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  • Leptospirosis

    My mare has gone blind in one eye from uveitis caused cataract, and the ophthalmologist suspects system-wide leptospirosis. He's sent off blood to have a titre run. Lepto is a spirochete that is passed on through moist urine of infected animals coming in contact with eyes, broken skin, or infected water. Problem is that infected animals can be almost anything common, from mice to deer. If the titre is positive, there is an oral treatment.

    Disease was completely silent and caused no apparent discomfort at all. When I posted a year or so ago about an eye that did not reflect light, no one had an idea. Vet says that is one of the diagnostics for cataracts, since light is not getting through the lens.

    Any Thoughts on how to protect from lepto? I need to be sure and do all I can to save her other eye. She'll be wearing eye masks pretty constantly from now on.
    "I'm a lumberjack, and I'm okay."
    Thread killer Extraordinaire

  • #2
    They are still trying for a vaccine.
    Some riders change their horse, they change their saddle, they change their teacher; they never change themselves.

    Remember the horse does all the work, we just sit there and look pretty.


    • Original Poster

      Vet says there is one for pigs and cattle already. Just not for horses because of the cost of approval. He says that in extreme cases, it's not unknown for the vaccine for the other species to be used in horses.
      "I'm a lumberjack, and I'm okay."
      Thread killer Extraordinaire


      • #4
        I believe in areas that have a really high number of horse cases it is not unusual to vaccinate for Lepto, I think with the bovine 7-way Lepto vax. I remember the Gennessee Valley of New York being one area, and I think there were a few other pockets around the US with lots of lepto cases.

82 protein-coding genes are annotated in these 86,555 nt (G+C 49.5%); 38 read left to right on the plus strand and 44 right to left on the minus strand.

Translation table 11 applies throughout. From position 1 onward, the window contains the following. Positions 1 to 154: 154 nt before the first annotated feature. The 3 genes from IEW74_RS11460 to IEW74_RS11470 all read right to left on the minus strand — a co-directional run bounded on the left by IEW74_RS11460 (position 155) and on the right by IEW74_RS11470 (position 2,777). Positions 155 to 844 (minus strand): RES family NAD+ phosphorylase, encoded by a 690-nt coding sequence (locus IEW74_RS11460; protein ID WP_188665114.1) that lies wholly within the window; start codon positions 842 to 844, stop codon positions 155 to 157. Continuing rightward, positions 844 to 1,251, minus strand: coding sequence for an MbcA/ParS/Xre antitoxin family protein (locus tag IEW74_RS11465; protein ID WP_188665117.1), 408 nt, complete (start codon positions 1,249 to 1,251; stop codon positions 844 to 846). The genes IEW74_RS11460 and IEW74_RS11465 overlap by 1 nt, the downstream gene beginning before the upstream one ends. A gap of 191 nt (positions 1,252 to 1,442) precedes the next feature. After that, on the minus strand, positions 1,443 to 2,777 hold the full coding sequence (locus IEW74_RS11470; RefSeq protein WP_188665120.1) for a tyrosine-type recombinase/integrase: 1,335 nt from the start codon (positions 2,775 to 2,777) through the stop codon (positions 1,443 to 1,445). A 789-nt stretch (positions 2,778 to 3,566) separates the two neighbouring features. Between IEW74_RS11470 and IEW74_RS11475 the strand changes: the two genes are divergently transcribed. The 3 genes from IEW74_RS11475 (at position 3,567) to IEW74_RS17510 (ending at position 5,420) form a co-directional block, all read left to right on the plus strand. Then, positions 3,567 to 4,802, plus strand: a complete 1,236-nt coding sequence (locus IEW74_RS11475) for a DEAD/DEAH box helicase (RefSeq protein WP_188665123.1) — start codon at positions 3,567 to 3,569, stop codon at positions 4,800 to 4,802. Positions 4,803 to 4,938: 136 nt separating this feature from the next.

• #5
          My husband's appaloosa had confirmed lepto when the
          horse was 13 years old. He developed moonblindness
          in his early 20s. He was put on daily aspirin and did not
          lose all his sight until early 30s (lived to 34!). Only
          problem with aspirin is horse did develop ulcers which
          once diagnosed, were readily treated.
          Robin from Dancing Horse Hill
          Elmwood, Wisconsin


          • #6
            My first broodie went blind from lepto but did not lose her eyes. Her daughter aborted her second foal due to lepto. At least where I live there are so many deer that even if you left them in the stall their whole lives they could still be infected from hay. Hopefully your problems with that are over.
            McDowell Racing Stables

            Home Away From Home


            • Original Poster

              Originally posted by Laurierace View Post
              My first broodie went blind from lepto but did not lose her eyes. Her daughter aborted her second foal due to lepto. At least where I live there are so many deer that even if you left them in the stall their whole lives they could still be infected from hay. Hopefully your problems with that are over.
              What's ironic is that right after we got home, I went to get some hay from an open bale in a hay bag, and three young mice leaped out when I opened the bag. I did not feed that hay.
              "I'm a lumberjack, and I'm okay."
              Thread killer Extraordinaire


              • #8
                This was discussed quite recently on COTH. To repeat: the strains of lepto in cattle vaccines are not generally the strains which affect horses. There is some concern that a vaccine -- any lepto vaccine -- might, in fact, trigger ERU in susceptible horses.

                You can treat your horse for lepto, but ERU is an auto-immune response, where the horse's body is now mistaking the inside of it's own eye for lepto invaders. Treating for lepto will not cure the ERU.
                My Equestrian Art Photography page


                • #9
                  Originally posted by draftdriver View Post
                  This was discussed quite recently on COTH. To repeat: the strains of lepto in cattle vaccines are not generally the strains which affect horses. There is some concern that a vaccine -- any lepto vaccine -- might, in fact, trigger ERU in susceptible horses.

                  I believe the most common horse serovars are pomona and grippotyphosa, and those are covered in most bovine vaccines.